The present challenge came to be filed when the petitioner, who is the divorced daughter of a freedom fighter, was denied the grant of Freedom Fighters’ Dependant Pension under the SSS Scheme. The competent authority had based its rejection on the ground that as per clause 5.2.2 of the SSS Scheme, only a dependent widow and dependent unmarried daughter of the deceased freedom fighter are eligible for the grant of dependent pension; and a widowed/divorced daughter is not eligible for such pension.

The court held that it was a settled law that if a Central scheme prescribes that only the dependent widow and dependent unmarried daughter of the freedom fighter, alone are eligible for the grant of dependant pension then no other category of legal representatives of the deceased freedom fighter can avail the benefit of scheme. It was further observed that a question of hostile discrimination does not arise at all since the eligibility is confined specifically to widows and unmarried daughters. As such, there was no illegality or unreasonableness in the rejection order of the competent authority. On the said holding, the present writ petition was dismissed. [Reeja Latha v Union of India,2018 SCC OnLine Ker 3481, decided on 18-09-2018]

Case BriefsHigh Courts

Gauhati High Court: The Single Judge Bench comprising of Ajit Singh, C.J., decided a petition filed under Section 227 of the Constitution. The petitioners had hired the deceased Sri Dimeswar Hira who died in harness, after his death, they hired his son on compassionate grounds and unfortunately he also died that is when respondent submitted an application to be hired on compassionate grounds to the petitioners for which the petitioners deputed the Welfare Inspector for the actual position of the daughter. After the due verification by the Welfare Inspector, the recommendations made were of appointment of the unmarried and unemployed daughter of the deceased on compassionate grounds.

The petitioners ignored the report of Welfare Inspector by declining the case of respondent for her compassionate appointment. The petitioners stated that respondent had failed to establish the fact that she was dependent on the deceased. The respondent went in appeal to the administrative tribunal against the decision of the petitioner’s which was allowed. Aggrieved by the same, the petitioner’s were before the High Court.

Dismissing the petition, the Court concluded that, the petitioners ignored the facts established by the Welfare Inspector about the respondent being the unmarried and unemployed daughter of the deceased and no proof of her dependency on her late father can be expected and even more so when the petitioners failed to rebut the stated presumption. [Union of India v. Himani Hira, 2018 SCC OnLine Gau 393, order dated 11-05-2018]

Case BriefsHigh Courts

Rajasthan High Court: A writ petition was preferred by the petitioners to question the constitutional validity of Rule 2(c) of the Rajasthan Compassionate Appointment of Dependents of Deceased Government Servants Rules, 1996 (the Rules of 1996). As per the petitioner, her father Yagyadutt Sharma died while in service of State of Rajasthan on 05.07.2017 and being his ward, she submitted an application for appointment on compassionate grounds, but that has not been entertained in view of the definition of “dependent” as prescribed under Rule 2(c) of the Rules of 1996. The petitioner happens to be a married daughter of late Shri Yagyadutt.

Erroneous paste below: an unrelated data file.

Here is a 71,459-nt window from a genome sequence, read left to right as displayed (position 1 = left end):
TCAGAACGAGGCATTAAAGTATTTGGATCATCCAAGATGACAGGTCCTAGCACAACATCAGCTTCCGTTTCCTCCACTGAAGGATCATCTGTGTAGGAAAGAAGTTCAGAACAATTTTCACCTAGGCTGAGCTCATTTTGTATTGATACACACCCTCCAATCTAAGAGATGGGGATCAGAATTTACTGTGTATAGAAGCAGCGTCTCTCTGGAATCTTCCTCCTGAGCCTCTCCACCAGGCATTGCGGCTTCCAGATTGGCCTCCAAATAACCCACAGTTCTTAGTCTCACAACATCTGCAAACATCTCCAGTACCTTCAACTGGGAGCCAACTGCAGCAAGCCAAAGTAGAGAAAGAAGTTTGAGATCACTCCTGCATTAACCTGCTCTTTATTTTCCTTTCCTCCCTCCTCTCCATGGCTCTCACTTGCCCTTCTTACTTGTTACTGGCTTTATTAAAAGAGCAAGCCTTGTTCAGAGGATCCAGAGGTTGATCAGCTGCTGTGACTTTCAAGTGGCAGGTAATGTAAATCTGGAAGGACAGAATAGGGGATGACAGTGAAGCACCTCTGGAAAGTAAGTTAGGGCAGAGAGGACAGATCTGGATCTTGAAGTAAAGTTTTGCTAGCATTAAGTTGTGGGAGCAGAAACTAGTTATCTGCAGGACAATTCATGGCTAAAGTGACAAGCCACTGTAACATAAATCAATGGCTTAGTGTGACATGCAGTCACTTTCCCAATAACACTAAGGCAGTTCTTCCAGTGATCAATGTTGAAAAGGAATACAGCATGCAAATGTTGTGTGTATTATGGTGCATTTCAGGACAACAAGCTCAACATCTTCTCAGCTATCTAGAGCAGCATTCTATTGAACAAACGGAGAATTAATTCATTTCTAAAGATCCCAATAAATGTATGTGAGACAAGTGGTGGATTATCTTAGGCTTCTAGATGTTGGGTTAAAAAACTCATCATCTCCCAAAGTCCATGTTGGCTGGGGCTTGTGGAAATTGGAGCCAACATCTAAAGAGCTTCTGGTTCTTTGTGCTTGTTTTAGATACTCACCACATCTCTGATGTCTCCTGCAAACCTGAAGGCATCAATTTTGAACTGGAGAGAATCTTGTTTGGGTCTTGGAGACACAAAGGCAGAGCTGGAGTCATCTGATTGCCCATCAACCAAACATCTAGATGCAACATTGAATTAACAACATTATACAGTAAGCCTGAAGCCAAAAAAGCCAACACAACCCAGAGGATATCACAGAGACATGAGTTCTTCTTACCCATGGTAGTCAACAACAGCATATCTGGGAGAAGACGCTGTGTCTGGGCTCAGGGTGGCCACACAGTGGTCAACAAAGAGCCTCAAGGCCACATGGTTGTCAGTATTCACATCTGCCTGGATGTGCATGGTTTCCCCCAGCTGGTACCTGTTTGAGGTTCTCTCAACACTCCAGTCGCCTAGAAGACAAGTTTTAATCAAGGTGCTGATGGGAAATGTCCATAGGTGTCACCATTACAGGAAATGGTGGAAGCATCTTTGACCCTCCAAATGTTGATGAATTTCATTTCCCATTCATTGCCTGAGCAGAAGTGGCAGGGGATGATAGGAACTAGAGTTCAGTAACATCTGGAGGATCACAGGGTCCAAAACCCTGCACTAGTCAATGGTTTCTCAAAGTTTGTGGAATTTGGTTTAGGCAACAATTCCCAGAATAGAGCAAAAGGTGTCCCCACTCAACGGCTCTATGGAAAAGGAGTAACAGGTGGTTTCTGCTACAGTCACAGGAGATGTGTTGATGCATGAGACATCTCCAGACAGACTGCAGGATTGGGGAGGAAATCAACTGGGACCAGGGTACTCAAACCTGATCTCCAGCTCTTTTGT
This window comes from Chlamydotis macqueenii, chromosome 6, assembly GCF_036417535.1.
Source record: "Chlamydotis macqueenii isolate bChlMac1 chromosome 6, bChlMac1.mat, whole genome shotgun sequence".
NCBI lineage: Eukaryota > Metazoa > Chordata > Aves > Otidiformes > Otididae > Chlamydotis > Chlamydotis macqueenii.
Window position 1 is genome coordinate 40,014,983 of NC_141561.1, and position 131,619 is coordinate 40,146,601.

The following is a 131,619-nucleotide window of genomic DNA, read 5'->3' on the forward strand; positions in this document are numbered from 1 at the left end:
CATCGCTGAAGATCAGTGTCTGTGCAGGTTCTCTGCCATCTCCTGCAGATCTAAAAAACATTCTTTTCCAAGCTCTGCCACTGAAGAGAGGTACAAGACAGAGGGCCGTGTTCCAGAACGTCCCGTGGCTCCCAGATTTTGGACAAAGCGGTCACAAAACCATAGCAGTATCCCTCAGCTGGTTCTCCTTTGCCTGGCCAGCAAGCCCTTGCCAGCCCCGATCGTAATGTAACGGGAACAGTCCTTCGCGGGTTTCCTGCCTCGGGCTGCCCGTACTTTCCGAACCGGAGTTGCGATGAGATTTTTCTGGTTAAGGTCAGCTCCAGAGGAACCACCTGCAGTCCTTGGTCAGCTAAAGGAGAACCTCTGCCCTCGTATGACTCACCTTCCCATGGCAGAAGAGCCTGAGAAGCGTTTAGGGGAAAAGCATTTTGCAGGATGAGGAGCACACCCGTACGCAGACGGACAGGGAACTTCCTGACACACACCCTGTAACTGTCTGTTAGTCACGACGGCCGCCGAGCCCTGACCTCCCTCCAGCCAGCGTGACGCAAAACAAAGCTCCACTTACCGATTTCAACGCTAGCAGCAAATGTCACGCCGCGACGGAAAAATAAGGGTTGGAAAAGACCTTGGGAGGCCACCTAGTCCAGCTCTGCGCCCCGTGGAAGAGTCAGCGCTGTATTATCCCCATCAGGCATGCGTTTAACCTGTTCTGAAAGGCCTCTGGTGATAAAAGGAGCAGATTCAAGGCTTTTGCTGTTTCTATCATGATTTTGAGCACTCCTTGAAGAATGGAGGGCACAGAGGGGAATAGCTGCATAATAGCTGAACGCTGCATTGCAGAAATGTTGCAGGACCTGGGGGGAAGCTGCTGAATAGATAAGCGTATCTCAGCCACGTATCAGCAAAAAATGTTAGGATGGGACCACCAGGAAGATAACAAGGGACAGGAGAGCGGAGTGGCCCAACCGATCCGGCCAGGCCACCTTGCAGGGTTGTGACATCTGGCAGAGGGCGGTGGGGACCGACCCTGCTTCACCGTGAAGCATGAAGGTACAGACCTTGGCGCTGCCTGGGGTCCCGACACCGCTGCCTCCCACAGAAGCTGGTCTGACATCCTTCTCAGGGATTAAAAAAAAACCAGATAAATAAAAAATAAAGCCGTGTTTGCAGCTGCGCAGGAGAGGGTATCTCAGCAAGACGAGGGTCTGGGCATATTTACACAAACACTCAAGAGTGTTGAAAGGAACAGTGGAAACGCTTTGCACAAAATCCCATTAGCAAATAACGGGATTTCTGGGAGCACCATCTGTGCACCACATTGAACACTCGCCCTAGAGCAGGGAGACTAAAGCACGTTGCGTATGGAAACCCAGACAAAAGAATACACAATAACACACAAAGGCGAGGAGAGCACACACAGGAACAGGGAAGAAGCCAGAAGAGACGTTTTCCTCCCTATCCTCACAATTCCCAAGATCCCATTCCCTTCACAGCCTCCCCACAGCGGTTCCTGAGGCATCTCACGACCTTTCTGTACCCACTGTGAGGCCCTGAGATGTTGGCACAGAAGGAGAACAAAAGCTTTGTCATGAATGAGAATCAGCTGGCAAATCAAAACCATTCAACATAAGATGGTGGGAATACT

The Rules of 1996 defines “dependent” as a spouse, son, married or widow daughter, adopted son, adopted married daughter legally adopted by the deceased government servant during his/her lifetime and who was wholly dependent on the deceased government servant at the time of his/her death. According to the petitioner, the rule under challenge is ultra vires Article 14 of the Constitution as it is discriminatory as well as arbitrary. The petitioner submitted that the said rule differentiates among the siblings merely on the count of their marital status and that amounts to a classification unreasonable.

The High Court, after perusal of the definition under challenge, came to the conclusion that the wards claiming appointment must be “wholly dependent” on the deceased government servant. The Court opined that for the sake of argument, even if it is assumed that a married daughter would have been eligible to get appointment on compassionate grounds, even then she is required to establish her whole dependence upon the government servant who died while in service. In the case at hand, there being no material available to establish that the petitioner who was residing with her husband was wholly dependent upon late Mr Yagyadutt, the Court dismissed the writ petition thereby declining to invoke its extraordinary jurisdiction in favour of the petitioner. [Vandana Sharma v. State of Rajasthan,  2017 SCC OnLine Raj 2599, decided on 14.10.2017]